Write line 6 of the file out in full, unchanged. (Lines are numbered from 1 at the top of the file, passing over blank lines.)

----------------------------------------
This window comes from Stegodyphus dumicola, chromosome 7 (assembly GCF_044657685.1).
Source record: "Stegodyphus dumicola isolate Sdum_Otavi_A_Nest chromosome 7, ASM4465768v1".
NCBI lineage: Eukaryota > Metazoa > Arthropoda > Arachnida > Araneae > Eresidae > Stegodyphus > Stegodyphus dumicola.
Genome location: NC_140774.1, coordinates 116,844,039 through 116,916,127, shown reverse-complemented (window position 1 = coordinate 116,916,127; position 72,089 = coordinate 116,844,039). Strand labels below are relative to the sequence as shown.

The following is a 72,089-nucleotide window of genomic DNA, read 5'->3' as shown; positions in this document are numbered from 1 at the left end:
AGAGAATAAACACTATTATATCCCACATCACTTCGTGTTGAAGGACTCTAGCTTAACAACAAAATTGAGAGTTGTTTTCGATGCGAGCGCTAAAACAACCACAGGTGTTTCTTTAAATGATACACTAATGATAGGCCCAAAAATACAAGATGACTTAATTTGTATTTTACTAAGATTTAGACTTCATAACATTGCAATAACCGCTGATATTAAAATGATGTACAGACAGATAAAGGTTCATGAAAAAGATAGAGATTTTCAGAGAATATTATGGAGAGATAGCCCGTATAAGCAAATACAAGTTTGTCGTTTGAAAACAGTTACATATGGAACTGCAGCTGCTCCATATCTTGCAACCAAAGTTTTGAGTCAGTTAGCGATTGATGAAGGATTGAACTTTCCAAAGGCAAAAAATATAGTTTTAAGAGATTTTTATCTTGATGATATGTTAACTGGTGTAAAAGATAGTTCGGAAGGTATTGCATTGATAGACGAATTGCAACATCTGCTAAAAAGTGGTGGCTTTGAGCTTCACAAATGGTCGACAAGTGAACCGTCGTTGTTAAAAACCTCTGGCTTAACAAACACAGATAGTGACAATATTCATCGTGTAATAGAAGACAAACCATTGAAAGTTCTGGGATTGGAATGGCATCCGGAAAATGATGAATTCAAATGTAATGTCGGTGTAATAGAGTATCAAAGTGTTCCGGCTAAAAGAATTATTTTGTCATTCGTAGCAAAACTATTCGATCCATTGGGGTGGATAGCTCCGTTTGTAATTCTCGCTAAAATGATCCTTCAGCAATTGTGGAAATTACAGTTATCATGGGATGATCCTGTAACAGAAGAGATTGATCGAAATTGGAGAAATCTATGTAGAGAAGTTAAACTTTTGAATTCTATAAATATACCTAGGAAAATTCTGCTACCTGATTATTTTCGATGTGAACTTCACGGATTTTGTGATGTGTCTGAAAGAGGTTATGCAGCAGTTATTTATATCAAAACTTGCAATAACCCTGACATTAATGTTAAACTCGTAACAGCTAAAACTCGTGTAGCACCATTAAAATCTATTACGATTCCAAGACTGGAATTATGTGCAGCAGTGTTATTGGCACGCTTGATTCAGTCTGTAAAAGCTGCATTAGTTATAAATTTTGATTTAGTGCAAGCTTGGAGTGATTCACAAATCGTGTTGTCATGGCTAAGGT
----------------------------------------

AGAGAATAAACACTATTATATCCCACATCACTTCGTGTTGAAGGACTCTAGCTTAACAACAAAATTGAGAGTTGTTTTCGATGCGAGCGCTAAAACAACCACAGGTGTTTCTTTAAATGATACACTAATGATAGGCCCAAAAATACAAGATGACTTAATTTGTATTTTACTAAGATTTAGACTTCATAACATTGCAATAACCGCTGATATTAAAATGATGTACAGACAGATAAAGGTTCATGAAAAAGATAGAGATTTTCAGAGAATATTATGGAGAGATAGCCCGTATAAGCAAATACAAGTTTGTCGTTTGAAAACAGTTACATATGGAACTGCAGCTGCTCCATATCTTGCAACCAAAGTTTTGAGTCAGTTAGCGATTGATGAAGGATTGAACTTTCCAAAGGCAAAAAATATAGTTTTAAGAGATTTTTATCTTGATGATATGTTAACTGGTGTAAAAGATAGTTCGGAAGGTATTGCATTGATAGACGAATTGCAACATCTGCTAAAAAGTGGTGGCTTTGAGCTTCACAAATGGTCGACAAGTGAACCGTCGTTGTTAAAAACCTCTGGCTTAACAAACACAGATAGTGACAATATTCATCGTGTAATAGAAGACAAACCATTGAAAGTTCTGGGATTGGAATGGCATCCGGAAAATGATGAATTCAAATGTAATGTCGGTGTAATAGAGTATCAAAGTGTTCCGGCTAAAAGAATTATTTTGTCATTCGTAGCAAAACTATTCGATCCATTGGGGTGGATAGCTCCGTTTGTAATTCTCGCTAAAATGATCCTTCAGCAATTGTGGAAATTACAGTTATCATGGGATGATCCTGTAACAGAAGAGATTGATCGAAATTGGAGAAATCTATGTAGAGAAGTTAAACTTTTGAATTCTATAAATATACCTAGGAAAATTCTGCTACCTGATTATTTTCGATGTGAACTTCACGGATTTTGTGATGTGTCTGAAAGAGGTTATGCAGCAGTTATTTATATCAAAACTTGCAATAACCCTGACATTAATGTTAAACTCGTAACAGCTAAAACTCGTGTAGCACCATTAAAATCTATTACGATTCCAAGACTGGAATTATGTGCAGCAGTGTTATTGGCACGCTTGATTCAGTCTGTAAAAGCTGCATTAGTTATAAATTTTGATTTAGTGCAAGCTTGGAGTGATTCACAAATCGTGTTGTCATGGCTAAGGT